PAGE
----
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All About Hanover Conservatory’s Youth Acting Company

James+and+the+Giant+Peach+performed+in+Carroll+Plaza.
Michael Hendrickson
James and the Giant Peach performed in Carroll Plaza.

Just a few weekends ago, on October 28th and 29th, The Hanover Theatre Conservatory’s Youth Acting Company put on a production of James and the Giant Peach. There was a great turnout, and even some staff from South High went to see it. And, our own co-Editor-In-Chief of the Colonel Chronicle, Jason Murillo, was part of it. Hearing about it got me curious – what exactly is the Youth Acting Company? I spoke with Jason himself to find out about the requirements, schedule, and experience working with them. 

First, he told me about how James and the Giant Peach went. If you don’t remember the absurd tale by Roald Dahl, or the uncanny animated movie, it is the story of how a young English boy, James, gets trapped in a peach with some friendly bugs.

Blocking the play was a challenge itself. The goal had been to perform the play in the newly finished Carroll Plaza, which had been in the works for four years, delayed by the pandemic. This change in location came with certain obstacles. “We did a lot of devised theater,” he says. “We knew from the beginning we weren’t going to really have any props, or a backdrop.” He even adds, “I am the peach at one point,” recalling a point in the play where the actors use their bodies to create the setting for the scene. It was clear from my conversation with Jason that the Youth Acting Company works to step out of the box, relying on collaboration to create new and engaging productions. 

So, how do you get to be a part of the Youth Acting Company? First, you have to take at least two classes at the Hanover Conservatory, one of them being an acting class. These classes are after school hours, a few times a week, and typically last about 4 months. To be a part of a production, you must be invited by the company based on your performance in the Conservatory’s classes or other productions; one’s skill, potential, commitment, and collaboration are all factored in when selecting actors. Rehearsals for these productions are a few times a week for eight weeks. Yes, the process is selective, but it enforces the high commitment attitude the company is looking for.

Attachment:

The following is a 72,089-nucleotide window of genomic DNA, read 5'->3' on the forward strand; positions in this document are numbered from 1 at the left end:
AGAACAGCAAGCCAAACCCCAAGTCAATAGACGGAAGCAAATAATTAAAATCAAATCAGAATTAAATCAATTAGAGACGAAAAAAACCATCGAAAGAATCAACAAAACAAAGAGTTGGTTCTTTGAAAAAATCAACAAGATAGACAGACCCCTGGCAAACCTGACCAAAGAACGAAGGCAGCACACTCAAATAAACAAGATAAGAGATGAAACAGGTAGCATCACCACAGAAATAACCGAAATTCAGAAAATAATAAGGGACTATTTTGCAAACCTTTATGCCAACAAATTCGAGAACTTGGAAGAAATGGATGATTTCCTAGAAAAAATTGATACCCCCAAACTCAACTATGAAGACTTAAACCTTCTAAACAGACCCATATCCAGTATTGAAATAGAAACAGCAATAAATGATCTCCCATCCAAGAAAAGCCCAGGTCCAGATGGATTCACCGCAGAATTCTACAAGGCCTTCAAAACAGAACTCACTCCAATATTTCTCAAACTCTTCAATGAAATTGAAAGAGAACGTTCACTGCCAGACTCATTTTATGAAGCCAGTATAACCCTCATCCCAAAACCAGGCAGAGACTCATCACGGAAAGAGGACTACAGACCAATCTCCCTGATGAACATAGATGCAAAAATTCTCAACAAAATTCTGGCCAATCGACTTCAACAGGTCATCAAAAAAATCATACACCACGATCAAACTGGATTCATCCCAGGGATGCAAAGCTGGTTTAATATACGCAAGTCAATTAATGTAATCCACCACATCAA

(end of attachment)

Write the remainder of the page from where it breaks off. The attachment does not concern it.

Jason talked about the pay-off of being part of a production. “You feel accomplished for doing a successful thing under such pressure,” he says. A peer in one of Jason’s conservatory classes later approached him and complimented him on his work in the show. “It was really nice to hear…it was rewarding after all that hard work,” he says. A big part of the joy of creating art is in the community and the feedback, and it sounds like this is true at the Youth Acting Company.

If anyone is interested in being a part of the conservatory, or even seeing a production, I would recommend visiting their website for more details. According to Jason, the next production is A Midsummer Night’s Dream.

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About the Contributor
Lila Tallagnon
Lila Tallagnon, Arts and Entertainment Editor

Hello! I’m Lila, and I’m a junior at South High. I’m the Arts and Entertainment editor of the Colonel Chronicle, and I often write pieces for the paper myself! I am fascinated by journalism because of its ability to educate and inspire communities. Along with the paper, I’m also a part of the marching band and a cappella club. Outside of school, I play piano and sing with a choir - I love music just as much as writing! One day I hope to pursue journalism as a career. 

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